In this case Marissa has before her a few challenges and perhaps some others that may not be made public. It is also true that we tend to misjudge leaders when they take sudden or harsh decisions. I'm sure she has thought this through and I would agree with her decision to bring employees back to work at least for the moment.

She may want to view for herself whether this model leads to improvement in productivity. She can always reverse the same or bring in some flexibility as things improve.

Aparna
kimayagar2@yahoo.com

Mickg24,

What this article does not mention is that Ms Mayer told everyone they had to come back to the office, but then abused her position in having a creche built onto her office for her own child. One rule for those at the top, one rule for everyone else?

This is a monumental step backwards. There is no need for a large percentage of people working in IT and other industries to be in the office 90% of the time anyway. What was apparently lacking at Yahoo was competent management - there are plenty of tools out there to manage staff remotely.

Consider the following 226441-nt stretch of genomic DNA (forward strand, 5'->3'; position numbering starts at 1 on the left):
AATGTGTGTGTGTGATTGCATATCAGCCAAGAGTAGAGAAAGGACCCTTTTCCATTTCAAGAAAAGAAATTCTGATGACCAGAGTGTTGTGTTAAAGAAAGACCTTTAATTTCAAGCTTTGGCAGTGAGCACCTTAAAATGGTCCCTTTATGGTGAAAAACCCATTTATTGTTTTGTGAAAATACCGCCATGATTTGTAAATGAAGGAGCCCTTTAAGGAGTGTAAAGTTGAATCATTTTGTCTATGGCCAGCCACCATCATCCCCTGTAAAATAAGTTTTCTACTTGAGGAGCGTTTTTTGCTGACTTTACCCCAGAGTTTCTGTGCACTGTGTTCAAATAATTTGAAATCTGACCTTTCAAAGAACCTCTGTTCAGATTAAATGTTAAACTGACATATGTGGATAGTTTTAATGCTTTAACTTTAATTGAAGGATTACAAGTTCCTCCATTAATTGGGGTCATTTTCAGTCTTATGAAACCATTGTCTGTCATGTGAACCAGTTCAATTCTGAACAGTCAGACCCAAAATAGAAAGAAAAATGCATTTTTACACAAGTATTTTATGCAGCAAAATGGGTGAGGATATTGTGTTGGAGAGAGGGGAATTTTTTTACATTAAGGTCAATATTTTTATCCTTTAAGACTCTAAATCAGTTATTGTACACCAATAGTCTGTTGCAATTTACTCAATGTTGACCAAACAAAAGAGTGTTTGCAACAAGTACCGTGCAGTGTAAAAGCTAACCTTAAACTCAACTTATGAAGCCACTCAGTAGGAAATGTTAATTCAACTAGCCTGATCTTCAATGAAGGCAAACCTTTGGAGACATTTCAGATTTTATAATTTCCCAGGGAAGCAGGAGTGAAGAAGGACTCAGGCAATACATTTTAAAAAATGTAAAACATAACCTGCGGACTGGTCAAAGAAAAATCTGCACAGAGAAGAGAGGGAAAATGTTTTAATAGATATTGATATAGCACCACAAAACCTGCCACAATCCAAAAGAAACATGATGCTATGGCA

Mickg24
mickg24@hotmail.com

Thomas,

This back-lash is surely an interesting one but considering that it has been around for a while not a surprising one. It might simply be a sign of maturity. If the curve goes up, it will come down. Its not a hard trend, but a soft one. Besides the value of in-person interaction and efficient work-at-home practices (including technology use) the factors that also need to be considered are :

1. Work at home enables access to rare talent (ie. working mothers)

2. Work/life-balance issues. Increasing work pressures everywhere burn-out people. Work at home compensates at least some of those pressures but also introduces new ones (always reachability).